Patient reported outcomes (PROs) are important treatment endpoints in inflammatory bowel diseases (IBD). The gastrointestinal (GI) PRO Measurement Information System (PROMIS) has been validated in the general population. We aimed to assess these measures in an IBD cohort.Methods:
Crohn's and Colitis Foundation of America's Partners is an Internet-based cohort of IBD subjects. We used univariate and bivariate analyses to assess GI-PROMIS domains relative to psychosocial PROMIS domains, validated disease activity indices (short Crohn's disease activity index [sCDAI] and simple clinical colitis activity index [SCCAI]) and quality of life (QoL) indices (short IBD questionnaire [SIBDQ]) in a cross-sectional sample. GI-PROMIS domains were reported as percentiles of severity among symptomatic individuals.Results:
Two thousand three hundred seventy-eight Crohn's Disease (CD) and 1455 ulcerative colitis (UC) respondents had a median age of 41 years. Median disease duration was 11 years for CD subjects and 8 years for UC subjects. Fifty-seven percent of CD subjects and 42% of UC subjects were in remission. All comparisons of symptoms are only among those with the relevant GI symptoms. CD subjects reported diarrhea at the 54th percentile and belly pain at the 55th percentile; UC patients reported diarrhea at the 50th percentile and belly pain at the 49th percentile. Compared to CD subjects who did not have surgery, those who had surgery reported significantly more diarrhea (57th percentile versus 50th percentile, P <0.01), belly pain (58th percentile versus 53rd percentile, P = 0.02), gas (54th percentile versus 51st percentile, P = 0.04) and bowel incontinence (60th percentile versus 50th percentile, P < 0.01). Stratified by surgical status, UC subjects had no significant differences. Compared to CD subjects in remission, those with active disease reported significantly worse symptoms on all 8 GI-PROMIS domains; the same was observed for UC subjects with the exception of disrupted swallowing. CD subjects taking narcotics reported significantly worse symptoms than those not taking narcotics for all 8 GI-PROMIS domains. The same was observed for UC subjects with the exception of disrupted swallowing, bowel incontinence and constipation. Compared to CD subjects not taking steroids, those taking steroids reported more diarrhea (62nd percentile versus 53rd percentile, P < 0.01), nausea and vomiting (65th percentile versus 55th percentile, P = 0.01), belly pain (64th percentile versus 54th percentile, P < 0.01) and gas (62nd percentile versus 52nd percentile, P < 0.01). Compared to UC subjects not taking steroids, those taking steroids reported more diarrhea (65th percentile versus 48th percentile, P < 0.01), belly pain (67th percentile versus 46th percentile, P < 0.01) and gas (60th percentile versus 47th percentile, P < 0.01). Subjects with worse QoL reported significantly worse symptoms on all 8 GI-PROMIS domains compared to those with the best QoL. Subjects with more severe diarrhea, belly pain and gas had significantly poorer psychosocial PROs.Conclusions:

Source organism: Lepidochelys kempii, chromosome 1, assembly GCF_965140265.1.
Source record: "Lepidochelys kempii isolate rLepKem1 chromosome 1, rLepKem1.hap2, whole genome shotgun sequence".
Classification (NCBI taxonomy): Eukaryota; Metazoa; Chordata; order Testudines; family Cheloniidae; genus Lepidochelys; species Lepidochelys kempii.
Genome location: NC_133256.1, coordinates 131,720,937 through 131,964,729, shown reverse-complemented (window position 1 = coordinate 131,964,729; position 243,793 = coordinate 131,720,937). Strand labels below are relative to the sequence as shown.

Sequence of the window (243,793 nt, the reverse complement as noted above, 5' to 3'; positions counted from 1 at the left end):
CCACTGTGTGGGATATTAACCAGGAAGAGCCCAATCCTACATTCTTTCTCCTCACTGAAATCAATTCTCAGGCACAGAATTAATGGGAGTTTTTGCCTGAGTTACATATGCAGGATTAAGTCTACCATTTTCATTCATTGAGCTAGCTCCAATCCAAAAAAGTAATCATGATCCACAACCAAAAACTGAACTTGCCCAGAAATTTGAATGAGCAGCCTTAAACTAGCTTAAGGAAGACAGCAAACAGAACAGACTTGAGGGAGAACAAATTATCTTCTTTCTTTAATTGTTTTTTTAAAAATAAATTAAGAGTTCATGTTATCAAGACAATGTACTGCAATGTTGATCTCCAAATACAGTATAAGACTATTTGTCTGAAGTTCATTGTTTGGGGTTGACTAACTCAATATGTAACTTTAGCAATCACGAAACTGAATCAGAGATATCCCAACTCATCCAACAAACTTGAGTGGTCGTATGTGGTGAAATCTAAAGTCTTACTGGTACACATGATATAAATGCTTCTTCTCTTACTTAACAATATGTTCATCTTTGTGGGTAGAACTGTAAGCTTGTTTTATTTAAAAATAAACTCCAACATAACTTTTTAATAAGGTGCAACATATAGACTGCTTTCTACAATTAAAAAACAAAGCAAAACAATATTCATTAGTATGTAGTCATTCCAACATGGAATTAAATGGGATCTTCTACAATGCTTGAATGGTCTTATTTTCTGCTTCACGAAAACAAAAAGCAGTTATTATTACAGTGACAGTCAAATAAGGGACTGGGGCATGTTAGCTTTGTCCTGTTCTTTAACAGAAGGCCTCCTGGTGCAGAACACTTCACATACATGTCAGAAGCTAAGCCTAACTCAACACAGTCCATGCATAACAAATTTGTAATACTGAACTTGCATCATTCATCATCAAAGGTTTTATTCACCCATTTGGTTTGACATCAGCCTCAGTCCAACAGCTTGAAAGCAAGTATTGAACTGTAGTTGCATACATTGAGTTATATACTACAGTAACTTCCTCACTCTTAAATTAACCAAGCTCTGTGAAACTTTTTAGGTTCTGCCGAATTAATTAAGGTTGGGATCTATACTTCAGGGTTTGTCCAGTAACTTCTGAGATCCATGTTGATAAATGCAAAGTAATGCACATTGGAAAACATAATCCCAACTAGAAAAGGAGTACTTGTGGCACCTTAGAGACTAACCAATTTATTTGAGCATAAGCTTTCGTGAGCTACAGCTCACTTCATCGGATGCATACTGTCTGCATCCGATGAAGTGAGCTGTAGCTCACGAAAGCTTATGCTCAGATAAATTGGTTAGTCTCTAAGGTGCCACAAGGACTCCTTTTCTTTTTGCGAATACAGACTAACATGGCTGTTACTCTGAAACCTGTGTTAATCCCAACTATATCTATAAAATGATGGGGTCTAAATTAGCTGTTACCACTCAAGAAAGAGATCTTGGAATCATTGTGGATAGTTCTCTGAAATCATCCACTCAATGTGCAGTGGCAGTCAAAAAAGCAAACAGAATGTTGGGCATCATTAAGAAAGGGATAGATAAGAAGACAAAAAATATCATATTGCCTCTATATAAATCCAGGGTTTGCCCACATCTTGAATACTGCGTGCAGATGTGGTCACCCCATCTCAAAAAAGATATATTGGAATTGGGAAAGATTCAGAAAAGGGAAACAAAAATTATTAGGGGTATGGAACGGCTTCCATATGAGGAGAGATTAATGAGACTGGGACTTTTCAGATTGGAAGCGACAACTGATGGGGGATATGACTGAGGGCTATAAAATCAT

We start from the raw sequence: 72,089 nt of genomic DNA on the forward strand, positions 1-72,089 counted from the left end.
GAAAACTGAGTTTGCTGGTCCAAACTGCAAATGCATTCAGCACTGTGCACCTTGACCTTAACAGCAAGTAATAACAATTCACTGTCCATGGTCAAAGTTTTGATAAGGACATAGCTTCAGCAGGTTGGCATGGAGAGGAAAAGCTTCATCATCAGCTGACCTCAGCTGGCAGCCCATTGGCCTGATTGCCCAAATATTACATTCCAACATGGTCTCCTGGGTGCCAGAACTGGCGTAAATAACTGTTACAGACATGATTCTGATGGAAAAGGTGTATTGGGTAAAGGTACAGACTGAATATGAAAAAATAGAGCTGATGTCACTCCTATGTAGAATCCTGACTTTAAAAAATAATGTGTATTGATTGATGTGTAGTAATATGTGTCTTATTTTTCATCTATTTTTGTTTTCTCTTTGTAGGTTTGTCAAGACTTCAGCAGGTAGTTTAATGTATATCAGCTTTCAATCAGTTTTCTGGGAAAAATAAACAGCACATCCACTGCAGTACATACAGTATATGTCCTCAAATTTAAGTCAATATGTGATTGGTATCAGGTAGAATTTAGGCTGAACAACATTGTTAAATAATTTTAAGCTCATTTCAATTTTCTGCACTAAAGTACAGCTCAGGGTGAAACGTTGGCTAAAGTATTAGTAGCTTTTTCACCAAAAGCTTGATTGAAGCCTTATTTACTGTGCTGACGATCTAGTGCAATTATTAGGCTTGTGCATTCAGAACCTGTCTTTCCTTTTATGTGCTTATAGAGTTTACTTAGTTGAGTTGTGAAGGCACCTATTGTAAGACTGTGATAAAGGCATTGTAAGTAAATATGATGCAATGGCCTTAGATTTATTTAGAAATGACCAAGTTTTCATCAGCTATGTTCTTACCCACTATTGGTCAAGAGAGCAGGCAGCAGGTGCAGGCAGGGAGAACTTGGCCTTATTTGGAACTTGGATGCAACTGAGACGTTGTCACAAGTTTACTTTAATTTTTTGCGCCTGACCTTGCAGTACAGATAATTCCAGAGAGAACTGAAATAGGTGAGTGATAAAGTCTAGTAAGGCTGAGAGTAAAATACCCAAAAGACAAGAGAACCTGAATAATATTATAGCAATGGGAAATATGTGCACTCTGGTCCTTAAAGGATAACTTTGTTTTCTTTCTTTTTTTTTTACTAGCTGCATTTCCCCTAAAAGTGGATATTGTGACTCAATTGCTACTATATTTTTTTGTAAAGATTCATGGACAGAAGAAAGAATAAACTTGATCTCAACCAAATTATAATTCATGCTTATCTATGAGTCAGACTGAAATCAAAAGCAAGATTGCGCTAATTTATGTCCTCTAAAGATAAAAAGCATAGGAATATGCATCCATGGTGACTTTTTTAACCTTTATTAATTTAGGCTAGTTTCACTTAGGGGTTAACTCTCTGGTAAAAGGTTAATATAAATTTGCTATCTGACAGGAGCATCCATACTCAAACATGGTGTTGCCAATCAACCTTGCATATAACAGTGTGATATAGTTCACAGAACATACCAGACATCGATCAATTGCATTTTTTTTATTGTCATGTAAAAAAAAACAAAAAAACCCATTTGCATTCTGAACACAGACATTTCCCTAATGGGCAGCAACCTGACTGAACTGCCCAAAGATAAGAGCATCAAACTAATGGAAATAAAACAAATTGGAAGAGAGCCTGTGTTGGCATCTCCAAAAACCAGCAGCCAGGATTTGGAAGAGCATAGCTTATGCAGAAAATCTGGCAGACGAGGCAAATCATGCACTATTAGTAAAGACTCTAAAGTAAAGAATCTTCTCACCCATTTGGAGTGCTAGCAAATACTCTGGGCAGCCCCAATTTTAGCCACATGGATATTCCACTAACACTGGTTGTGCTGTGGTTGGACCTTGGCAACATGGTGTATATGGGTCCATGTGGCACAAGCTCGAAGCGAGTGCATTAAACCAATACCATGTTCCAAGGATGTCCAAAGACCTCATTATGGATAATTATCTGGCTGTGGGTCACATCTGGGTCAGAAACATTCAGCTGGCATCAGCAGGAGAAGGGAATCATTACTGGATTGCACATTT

To date, this is the largest description of general GI-PROMIS domains in IBD subjects. IBD subjects did not report worse GI symptoms compared to the symptomatic population. There were strong associations between worse GI-PROMIS scales and narcotic use, steroid use, worse QoL, disease activity and psychosocial symptoms. GI-PROMIS holds potential as important PRO measures and correlate with other validated indices in IBD.